Oxidative damage to band 3 has been linked to RBC aging including the exposure of senescent specific neo-antigens that bind autologous IgG triggering RBC removal (Kay, 1993). IgG binding has also been linked to band 3 clusters, which is triggered by the binding of denatured oxidized Hb (hemichromes) to band 3 (Low et al., 1985; Rettig et al., 1999; Ferru et al., 2011).
Caspase-3 activation, which involves oxidative stress (see above), also cleaves the cytoplasmic end of band 3 (Mandal et al., 2003) affecting the interactions of band 3 with cytosolic proteins as well as the linkage to ankyrin and the cytoskeleton, which also induces PS exposure (Grey et al., 2012) (see below).
Membrane micro-vesiculation is a process that accelerates in the formation of older cells (Willekens et al., 2008) (see above). These changes limit the ability of the RBC to maintain the highly deformable biconcave shape necessary to pass through narrow pores, thus contributing to their removal from circulation. While cell shrinkage and vesiculation can be induced by various factors, some of which may not involve oxidative stress, the shrinkage associated with potassium leakage through the Gardos channel is triggered by oxidative stress. This process is initiated by damage to Ca-ATPase, which maintains a low intracellular concentration of free calcium ions (Larsen et al., 1981). Damage to Ca-ATPase is responsible for the age induced increase in intracellular calcium and is generated by oxidative damage to the ATPase (Samaja et al., 1990; Kiefer and Snyder, 2000). The increase in intra-cellular calcium activates the Gardos channel causing the leakage of potassium from the cell resulting in cell shrinkage and impaired deformability (Brugnara, 1993; Foller et al., 2008b).
An increase in intracellular calcium also activates calpain, transglutaminase-2 and some caspases that can degrade/crosslink cytoskeleton proteins (Redding et al., 1991). It also inhibits phosphotyrosine phosphatase increasing band 3 phosphorylation (Zipser et al., 2002).
The RBC lipid bilayer contains an asymmetric distribution of phospholipids with PS being maintained on the inner surface of the membrane by the competition between Scramblase, which randomizes the distribution and Flippase, which internalizes the PS. Coupled with an increase in Sphingomyelinase that increases ceramide, increased intracellular calcium has been linked to the exposure of PS and to a reduction in Flippase activity (Burger et al., 2013), that triggers the interaction of RBCs with macrophages and eryptosis (Daleke, 2008; Foller et al., 2008a; Weiss et al., 2011). Despite the important role of macrophages in the removal of RBCs,it is not clear that the interaction of RBCs with macrophages is responsible for the removal of aged RBCs from circulation (Dasgupta et al., 2008; Saxena et al., 2012).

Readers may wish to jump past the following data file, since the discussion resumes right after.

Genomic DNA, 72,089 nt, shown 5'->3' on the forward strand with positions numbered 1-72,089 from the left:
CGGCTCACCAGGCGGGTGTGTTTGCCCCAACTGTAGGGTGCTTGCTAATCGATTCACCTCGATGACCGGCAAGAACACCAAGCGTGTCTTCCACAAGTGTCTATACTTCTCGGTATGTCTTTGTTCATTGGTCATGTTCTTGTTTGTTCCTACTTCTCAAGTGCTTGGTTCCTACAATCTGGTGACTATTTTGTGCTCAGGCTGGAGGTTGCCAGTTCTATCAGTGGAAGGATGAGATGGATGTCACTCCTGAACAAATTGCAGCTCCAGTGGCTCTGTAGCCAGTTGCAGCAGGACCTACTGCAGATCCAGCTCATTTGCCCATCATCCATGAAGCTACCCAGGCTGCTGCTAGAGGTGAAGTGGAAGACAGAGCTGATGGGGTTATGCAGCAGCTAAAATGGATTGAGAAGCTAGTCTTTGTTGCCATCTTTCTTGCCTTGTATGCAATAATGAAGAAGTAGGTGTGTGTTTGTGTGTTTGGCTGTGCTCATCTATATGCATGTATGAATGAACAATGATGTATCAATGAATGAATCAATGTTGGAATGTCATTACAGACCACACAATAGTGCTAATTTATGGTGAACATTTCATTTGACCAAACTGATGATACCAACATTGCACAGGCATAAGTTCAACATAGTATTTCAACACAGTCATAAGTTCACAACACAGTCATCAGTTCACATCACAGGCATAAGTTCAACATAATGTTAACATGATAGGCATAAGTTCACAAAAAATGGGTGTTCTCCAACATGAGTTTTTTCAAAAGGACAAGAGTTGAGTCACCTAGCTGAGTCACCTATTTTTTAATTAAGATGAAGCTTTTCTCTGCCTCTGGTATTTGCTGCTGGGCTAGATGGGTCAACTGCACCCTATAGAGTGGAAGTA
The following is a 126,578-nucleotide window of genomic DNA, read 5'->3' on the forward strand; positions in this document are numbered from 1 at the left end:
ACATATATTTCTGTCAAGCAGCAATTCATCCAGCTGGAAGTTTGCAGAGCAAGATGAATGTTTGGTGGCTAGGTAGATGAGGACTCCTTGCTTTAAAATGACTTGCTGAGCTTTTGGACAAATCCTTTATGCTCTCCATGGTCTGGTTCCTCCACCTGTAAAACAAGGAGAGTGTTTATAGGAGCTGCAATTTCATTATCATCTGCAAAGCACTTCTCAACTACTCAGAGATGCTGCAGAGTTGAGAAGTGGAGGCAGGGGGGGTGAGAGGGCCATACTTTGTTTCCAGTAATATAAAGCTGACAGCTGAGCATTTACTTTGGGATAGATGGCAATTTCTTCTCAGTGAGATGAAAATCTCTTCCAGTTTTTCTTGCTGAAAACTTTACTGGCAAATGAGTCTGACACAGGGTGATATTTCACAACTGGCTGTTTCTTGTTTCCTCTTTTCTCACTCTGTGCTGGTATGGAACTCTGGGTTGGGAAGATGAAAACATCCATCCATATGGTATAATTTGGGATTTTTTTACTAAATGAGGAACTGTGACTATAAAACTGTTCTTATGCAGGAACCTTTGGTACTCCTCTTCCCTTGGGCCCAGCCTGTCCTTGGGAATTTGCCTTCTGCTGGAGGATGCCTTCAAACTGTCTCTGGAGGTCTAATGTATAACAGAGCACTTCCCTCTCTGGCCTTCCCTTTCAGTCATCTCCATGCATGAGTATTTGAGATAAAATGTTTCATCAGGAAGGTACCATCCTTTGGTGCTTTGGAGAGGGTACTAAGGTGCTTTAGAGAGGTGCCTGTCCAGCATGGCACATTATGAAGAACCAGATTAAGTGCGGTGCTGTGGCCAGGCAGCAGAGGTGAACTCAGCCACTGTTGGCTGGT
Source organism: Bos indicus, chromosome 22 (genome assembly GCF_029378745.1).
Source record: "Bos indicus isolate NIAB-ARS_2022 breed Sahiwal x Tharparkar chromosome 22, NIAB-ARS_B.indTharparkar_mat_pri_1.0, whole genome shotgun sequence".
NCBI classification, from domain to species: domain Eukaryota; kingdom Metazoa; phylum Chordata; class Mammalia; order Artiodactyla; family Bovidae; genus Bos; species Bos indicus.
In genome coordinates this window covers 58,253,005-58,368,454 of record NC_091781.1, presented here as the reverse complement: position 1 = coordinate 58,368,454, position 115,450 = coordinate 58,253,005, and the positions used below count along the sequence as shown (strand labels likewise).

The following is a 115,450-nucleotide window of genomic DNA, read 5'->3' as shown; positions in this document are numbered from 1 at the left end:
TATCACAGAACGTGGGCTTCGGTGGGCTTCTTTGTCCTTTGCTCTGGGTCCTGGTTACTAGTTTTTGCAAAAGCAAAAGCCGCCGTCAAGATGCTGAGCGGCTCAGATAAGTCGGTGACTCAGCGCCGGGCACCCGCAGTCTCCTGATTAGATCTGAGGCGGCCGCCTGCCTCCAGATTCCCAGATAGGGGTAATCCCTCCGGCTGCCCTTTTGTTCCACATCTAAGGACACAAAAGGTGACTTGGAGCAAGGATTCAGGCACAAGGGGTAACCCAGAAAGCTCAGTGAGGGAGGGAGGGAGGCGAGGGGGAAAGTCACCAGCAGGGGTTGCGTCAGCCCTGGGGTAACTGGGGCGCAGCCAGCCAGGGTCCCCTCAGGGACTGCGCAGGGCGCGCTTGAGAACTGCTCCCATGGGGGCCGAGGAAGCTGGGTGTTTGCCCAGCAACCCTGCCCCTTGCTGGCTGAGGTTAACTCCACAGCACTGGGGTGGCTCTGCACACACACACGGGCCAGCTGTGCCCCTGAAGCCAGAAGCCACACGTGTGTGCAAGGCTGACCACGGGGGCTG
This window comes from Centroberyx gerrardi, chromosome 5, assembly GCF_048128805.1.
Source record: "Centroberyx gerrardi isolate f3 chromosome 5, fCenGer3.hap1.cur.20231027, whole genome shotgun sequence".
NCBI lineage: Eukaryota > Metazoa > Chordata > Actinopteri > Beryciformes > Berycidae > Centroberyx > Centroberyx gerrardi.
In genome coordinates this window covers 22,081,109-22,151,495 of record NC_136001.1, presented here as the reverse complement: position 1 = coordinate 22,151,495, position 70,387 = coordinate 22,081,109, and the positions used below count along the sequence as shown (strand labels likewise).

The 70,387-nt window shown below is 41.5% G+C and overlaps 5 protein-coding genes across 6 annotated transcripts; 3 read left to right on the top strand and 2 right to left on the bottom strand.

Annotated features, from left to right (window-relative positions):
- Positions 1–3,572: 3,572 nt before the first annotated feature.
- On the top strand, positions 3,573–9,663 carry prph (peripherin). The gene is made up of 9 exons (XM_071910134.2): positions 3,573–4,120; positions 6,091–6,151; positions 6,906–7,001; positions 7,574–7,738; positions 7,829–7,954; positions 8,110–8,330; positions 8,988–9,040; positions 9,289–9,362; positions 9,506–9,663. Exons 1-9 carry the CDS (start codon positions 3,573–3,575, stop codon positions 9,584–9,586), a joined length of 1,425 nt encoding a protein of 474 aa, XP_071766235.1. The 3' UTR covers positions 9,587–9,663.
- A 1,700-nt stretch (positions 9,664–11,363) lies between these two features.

Partially oxygenated Hb molecules formed in the RBCs in microcirculation, when oxygen is being transported by them to the tissues, have an elevated affinity for the RBC membrane and have an increase in autoxidation producing ROS that are not completely neutralized by the RBC antioxidant system. This source of RBC oxidative stress is involved in a number of the factors that contribute to RBC aging and the removal of RBCs from the circulation. This oxidative process, thus, explains the dominant role of oxidative stress in RBC aging.
Conflict of Interest Statement
The authors declare that the research was conducted in the absence of any commercial or financial relationships that could be construed as a potential conflict of interest.
This research was supported entirely by the Intramural Research Program of the NIH, National Institute on Aging, NIH.
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Keywords: red blood cells, oxidative Stress, deformability, heme degradation, cellular aging
Citation: Mohanty JG, Nagababu E and Rifkind JM (2014) Red blood cell oxidative stress impairs oxygen delivery and induces red blood cell aging. Front. Physiol. 5:84. doi: 10.3389/fphys.2014.00084
Received: 19 November 2013; Paper pending published: 05 December 2013;
Accepted: 12 February 2014; Published online: 28 February 2014.
Edited by:Lars Kaestner, Saarland University, Germany
Reviewed by:Anna Bogdanova, University of Zurich, Switzerland
Giel Bosman, Radboud University Nijmegen Medical Centre, Netherlands
Copyright © 2014 Mohanty, Nagababu and Rifkind. This is an open-access article distributed under the terms of the Creative Commons Attribution License (CC BY). The use, distribution or reproduction in other forums is permitted, provided the original author(s) or licensor are credited and that the original publication in this journal is cited, in accordance with accepted academic practice. No use, distribution or reproduction is permitted which does not comply with these terms.
*Correspondence: Joseph M. Rifkind, Molecular Dynamics Section, Laboratory of Molecular Gerontology, National Institute on Aging, 251 Bayview Boulvard, Baltimore, MD 21224, USA e-mail: email@example.com